ASK OCE — August 31, 2006 — Vol. 1, Issue 13
Over the next decade NASA, along with other federal agencies and private industry, should focus its civil aeronautics research and technology efforts on inter-sector cooperation and practical applicability, according to a survey by the National Research Council.
The National Research Council’s Committee on the Decadal Survey of Civil Aeronautics concluded that civil aeronautics research and technology (R&T) over the next decade should serve as a foundation for addressing four high-priority strategic objectives:
- Increase capacity
- Improve safety and reliability
- Increase efficiency and performance
- Reduce energy consumption and environmental impact
In order to achieve these strategic objectives, the Committee identified 51 high-priority R&T challenges that will require the development of new physics-based analysis tools, multidisciplinary design tools, advanced configurations, intelligent and adaptive systems, and complex interactive systems.
According to the report, two key barriers to realizing the strategic objectives will be certification and management of change. In order to ensure new technologies can succeed in practical application, technologies should be certified as they are developed, which may require implementing new certification tools and practices. Given the complexity of interactions in the air transportation system, new instruments and techniques are also necessary to anticipate and introduce changes that can benefit the system as technologies mature.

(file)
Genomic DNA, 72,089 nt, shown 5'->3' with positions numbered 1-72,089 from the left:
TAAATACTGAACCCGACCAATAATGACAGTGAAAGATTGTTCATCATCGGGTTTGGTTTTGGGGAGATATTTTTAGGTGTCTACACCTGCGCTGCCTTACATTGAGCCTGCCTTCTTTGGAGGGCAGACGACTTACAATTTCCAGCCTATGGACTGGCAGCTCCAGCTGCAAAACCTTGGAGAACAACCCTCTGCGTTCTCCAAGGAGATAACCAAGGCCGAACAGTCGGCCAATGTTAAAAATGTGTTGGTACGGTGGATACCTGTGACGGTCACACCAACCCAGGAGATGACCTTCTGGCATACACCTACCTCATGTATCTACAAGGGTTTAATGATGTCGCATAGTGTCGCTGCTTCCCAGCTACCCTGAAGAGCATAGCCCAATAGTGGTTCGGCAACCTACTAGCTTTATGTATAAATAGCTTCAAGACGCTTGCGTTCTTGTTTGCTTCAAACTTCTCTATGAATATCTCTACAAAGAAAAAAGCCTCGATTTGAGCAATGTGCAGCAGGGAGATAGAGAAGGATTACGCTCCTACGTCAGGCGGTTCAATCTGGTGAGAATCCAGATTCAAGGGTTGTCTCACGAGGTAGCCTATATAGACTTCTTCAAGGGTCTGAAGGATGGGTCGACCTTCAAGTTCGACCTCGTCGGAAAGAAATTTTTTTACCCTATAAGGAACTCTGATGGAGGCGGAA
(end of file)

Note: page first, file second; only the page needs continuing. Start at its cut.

The Committee specifically asked NASA to act in four primary areas: allocation of funding; cooperation with both federal and private sectors; project development management (with the goal of releasing projects to the private sector earlier, when appropriate); and investment in research towards improved ground and flight test facilities and diagnostics.
The Committee was convened in 2005 at the request of NASA. The report was released in June 2006, with recommendations presented to the U.S. House of Representatives on July 18, 2006.